Egypt: Sukuk Market Will Increase as soon as the Legal Framework is Established

egypt-sukukSukuk will be sued to finance the upcoming Public Private Partnership (PPP) projects according to the financial advisor to the Ministry of Finance, Ahmed Al-Naggar. He made these confirmations during the 2nd Annual PPP Investment Summit held in the capital.
The confirmation has been welcomed by stakeholders in the partnership. Waleed Hegazi, partner at Hegazy & Associates said it’s sukuks allow “high rates of return on investments” but calls for the implementation of the sukuk law which will be “a positive step and a quantum leap in establishing Islamic finance.” Conventional banks are also being urged to participate because they have “a social responsibility to finance PPP projects” according to the CEO and managing director of ADI Capital and acting wholesale banking head of National Bank for Development (NBD), Ahmed Al-Masry.
The country accounting for only 1,2% of the global sukuk market but there are beliefs that it will increase as soon as the legal framework is established. Mohamed Hassan, senior investment officer of the PPP division at the infrastructure department of the Islamic Development Bank (IDB) hopes that the authorities will prefer using contracts such as ‘Mosharka’ (shared risk sukuk) and ‘Murabaha’ (limited liability sukuk) rather than the ‘Ijarah’ (contract-based sukuk) under which the PPP projects fall under.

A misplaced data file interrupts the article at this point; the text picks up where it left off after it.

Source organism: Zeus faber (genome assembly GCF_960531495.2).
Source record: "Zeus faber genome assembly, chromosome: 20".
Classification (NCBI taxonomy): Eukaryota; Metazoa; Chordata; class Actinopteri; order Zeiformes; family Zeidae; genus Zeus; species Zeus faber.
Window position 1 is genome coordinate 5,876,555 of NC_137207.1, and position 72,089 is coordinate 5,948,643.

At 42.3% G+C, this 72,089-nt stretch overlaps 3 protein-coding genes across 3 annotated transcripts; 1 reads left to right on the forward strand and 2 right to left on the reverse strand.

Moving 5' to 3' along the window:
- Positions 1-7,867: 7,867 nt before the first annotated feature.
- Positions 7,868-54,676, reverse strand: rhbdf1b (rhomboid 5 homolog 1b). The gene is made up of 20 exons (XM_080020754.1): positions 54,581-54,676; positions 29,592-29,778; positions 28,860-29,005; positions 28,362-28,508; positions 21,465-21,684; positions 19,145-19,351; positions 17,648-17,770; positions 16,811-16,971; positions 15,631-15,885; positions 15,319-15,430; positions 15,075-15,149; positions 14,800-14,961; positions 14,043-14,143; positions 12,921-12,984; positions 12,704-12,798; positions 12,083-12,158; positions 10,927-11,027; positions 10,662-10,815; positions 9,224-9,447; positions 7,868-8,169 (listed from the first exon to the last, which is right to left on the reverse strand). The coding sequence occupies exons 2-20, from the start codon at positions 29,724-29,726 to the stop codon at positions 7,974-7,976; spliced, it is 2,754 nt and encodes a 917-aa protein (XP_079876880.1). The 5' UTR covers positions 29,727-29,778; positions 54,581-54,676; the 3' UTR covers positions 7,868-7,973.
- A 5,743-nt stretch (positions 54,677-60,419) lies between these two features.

Many are concerned about the role the conventional or Islamic banks will play in the realization of these projects. They are considering the different options of Sharia-compliant products. Participants at the annual summit opined that several ways could be used to finance infrastructural and development projects. They consider Egypt to be a lucrative sukuk market in terms of projects executed under the PPP because the market is growing and demands for infrastructural projects are rising.

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Steven Addamah Posted by on March 25, 2013. Filed under Finance. You can follow any responses to this entry through the RSS 2.0. You can skip to the end and leave a response. Pinging is currently not allowed.

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